Scott Hottenstein, president of the Democratic Public Education Caucus of Florida, speaks out against HB1 during the Florida House Choice & Innovation Subcommittee on Thursday, Jan. 26, 2023.

Still, many private schools cost too much for those families, even with the help of a school voucher.

“The bill provides an illusion of choice to many of our low-income families,” said Scott Hottenstein, president of the Democratic Public Education Caucus of Florida, a public education advocacy group with chapters in several counties.

Hottenstein was among seven others who spoke out against the measure. He says it would have to undergo "radical changes" before he'd support it.

For starters, he wants lawmakers to cap tuition increases at private schools that accept vouchers because otherwise it would just lead to state dollars subsidizing for-profit schools to raise tuition costs on families who can already afford the current rates. “That school just took seven thousand dollars of public money and made even more of a profit.”

Hottenstein says he'd also like to see limits on eligible household income. The measure would make it so that any public school child, regardless of income status, could receive a state-funded voucher.

Transportation remains an issue

Another issue that's come up is the cost of transportation for families sending their children to private school.

Right now, students may use up to $750 in FES-EO voucher funds for transportation to public school if it’s outside the district or wasn’t assigned to the student. However, those dollars aren’t allowed to cover transportation costs to private schools.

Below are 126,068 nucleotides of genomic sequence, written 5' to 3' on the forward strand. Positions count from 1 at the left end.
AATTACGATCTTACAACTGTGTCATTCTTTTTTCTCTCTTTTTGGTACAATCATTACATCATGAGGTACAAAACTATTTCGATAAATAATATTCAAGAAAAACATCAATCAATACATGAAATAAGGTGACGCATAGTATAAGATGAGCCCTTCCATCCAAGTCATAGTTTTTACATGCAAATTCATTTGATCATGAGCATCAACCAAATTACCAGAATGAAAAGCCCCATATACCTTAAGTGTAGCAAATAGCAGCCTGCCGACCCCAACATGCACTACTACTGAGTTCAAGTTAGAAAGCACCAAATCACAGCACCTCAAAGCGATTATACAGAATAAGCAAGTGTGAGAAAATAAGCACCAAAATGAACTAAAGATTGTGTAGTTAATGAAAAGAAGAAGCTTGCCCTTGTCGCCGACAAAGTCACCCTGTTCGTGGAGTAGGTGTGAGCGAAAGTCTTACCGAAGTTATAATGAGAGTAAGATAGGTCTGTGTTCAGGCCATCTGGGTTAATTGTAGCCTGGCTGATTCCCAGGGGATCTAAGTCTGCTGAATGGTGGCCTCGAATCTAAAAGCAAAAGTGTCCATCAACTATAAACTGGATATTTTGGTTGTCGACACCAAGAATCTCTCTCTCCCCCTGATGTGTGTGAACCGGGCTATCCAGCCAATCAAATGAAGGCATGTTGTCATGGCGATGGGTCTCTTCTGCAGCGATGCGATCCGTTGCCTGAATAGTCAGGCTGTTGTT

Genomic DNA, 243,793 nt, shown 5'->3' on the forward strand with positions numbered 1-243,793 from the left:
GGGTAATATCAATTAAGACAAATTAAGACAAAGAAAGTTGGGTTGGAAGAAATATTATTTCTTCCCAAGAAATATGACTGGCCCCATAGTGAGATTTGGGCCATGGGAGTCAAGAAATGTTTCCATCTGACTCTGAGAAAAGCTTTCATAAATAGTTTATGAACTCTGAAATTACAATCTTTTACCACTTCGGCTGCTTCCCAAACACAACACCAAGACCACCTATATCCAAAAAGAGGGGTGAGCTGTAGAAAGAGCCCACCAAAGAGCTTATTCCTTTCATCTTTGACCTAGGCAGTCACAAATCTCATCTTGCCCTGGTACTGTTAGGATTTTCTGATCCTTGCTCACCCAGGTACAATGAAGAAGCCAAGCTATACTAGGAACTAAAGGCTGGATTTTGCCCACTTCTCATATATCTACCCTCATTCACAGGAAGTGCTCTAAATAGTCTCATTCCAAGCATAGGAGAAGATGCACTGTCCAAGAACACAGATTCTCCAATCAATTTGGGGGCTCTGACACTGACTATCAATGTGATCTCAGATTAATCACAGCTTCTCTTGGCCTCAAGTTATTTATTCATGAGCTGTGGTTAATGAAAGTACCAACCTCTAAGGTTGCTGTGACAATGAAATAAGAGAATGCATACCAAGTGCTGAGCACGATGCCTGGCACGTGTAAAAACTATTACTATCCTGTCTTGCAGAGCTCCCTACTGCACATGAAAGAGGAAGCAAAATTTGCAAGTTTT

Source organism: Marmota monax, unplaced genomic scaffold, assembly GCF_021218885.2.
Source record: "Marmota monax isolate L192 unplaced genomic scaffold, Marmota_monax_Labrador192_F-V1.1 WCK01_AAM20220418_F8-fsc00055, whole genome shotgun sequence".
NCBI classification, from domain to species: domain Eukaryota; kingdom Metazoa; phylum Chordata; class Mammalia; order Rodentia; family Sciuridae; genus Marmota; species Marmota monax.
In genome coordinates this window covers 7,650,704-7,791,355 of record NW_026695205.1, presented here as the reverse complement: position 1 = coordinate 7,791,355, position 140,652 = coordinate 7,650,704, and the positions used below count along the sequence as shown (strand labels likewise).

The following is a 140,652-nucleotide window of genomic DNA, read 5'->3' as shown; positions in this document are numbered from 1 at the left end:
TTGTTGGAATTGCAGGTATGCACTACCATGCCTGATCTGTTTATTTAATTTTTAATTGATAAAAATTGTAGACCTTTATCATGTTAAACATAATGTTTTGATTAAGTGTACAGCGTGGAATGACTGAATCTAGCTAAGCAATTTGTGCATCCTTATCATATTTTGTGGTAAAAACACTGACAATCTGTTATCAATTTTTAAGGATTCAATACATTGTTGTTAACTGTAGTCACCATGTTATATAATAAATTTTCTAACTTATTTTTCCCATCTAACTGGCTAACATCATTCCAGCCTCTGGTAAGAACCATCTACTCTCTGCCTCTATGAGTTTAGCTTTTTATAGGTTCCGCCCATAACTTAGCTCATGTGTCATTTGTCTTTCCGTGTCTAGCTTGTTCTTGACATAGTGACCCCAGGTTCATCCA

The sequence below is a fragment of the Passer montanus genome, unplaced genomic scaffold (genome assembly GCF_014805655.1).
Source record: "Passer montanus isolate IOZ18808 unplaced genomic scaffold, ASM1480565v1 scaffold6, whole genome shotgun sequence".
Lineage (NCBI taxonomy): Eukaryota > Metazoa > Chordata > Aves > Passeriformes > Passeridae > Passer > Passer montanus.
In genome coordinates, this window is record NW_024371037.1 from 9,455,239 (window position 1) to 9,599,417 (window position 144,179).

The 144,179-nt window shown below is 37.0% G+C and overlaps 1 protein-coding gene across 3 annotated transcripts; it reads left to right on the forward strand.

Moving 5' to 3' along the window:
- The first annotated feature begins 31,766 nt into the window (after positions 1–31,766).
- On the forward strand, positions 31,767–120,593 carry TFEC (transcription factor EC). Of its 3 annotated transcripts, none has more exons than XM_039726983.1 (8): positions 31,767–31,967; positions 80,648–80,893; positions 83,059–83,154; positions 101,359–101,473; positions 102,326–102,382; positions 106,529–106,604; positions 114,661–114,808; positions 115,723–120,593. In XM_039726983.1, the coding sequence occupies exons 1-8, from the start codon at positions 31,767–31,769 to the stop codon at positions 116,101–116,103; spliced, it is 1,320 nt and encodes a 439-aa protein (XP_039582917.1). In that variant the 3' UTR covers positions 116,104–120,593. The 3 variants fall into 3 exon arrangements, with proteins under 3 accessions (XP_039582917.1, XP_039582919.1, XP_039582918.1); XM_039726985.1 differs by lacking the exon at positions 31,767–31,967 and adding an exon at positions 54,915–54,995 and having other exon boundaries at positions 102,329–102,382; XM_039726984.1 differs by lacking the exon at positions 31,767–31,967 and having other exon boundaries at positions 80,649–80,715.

Tallahassee resident Alkesha Williamson, 32, sends her three school-aged children to Capitol Prep — a local Christian private school for K-12 students — with the help of state voucher dollars. She spoke in support of the measure, though she’d like to see lawmakers make voucher funds available for transportation and other expenses.

“I’m a working mom, so I have to drive my kids to school,” she said. “Any type of extra funding would help supply the uniforms, most private schools have uniforms. That would take a big weight off of me, as a mom.”

Democrats try to cap tuition increases, eligible household income to receive vouchers

Democrats tried on Thursday to cap participating private school tuition increases at 1.5%; include state anti-discrimination protections for immigrant, minority and LGBTQ students attending a private school that excepts vouchers; and limit eligible household income to $1 million dollars.

“I just don’t think we should be subsidizing millionaires to take funding from public schools,” Rep. Angie Nixon (D-Jacksonville) explained to fellow committee members before her amendment to restrict eligible household income failed.

Rep. Kaylee Tuck (R-Lake Placid) who's sponsoring the measure explained why she couldn't support amendment: “The point of the bill is to expand options to all students regardless of income status."

Valerie Crowder hosts and produces state and local newscasts during All Things Considered. Her reporting on local government and politics has received state and regional award recognition. She has also contributed stories to NPR newscasts.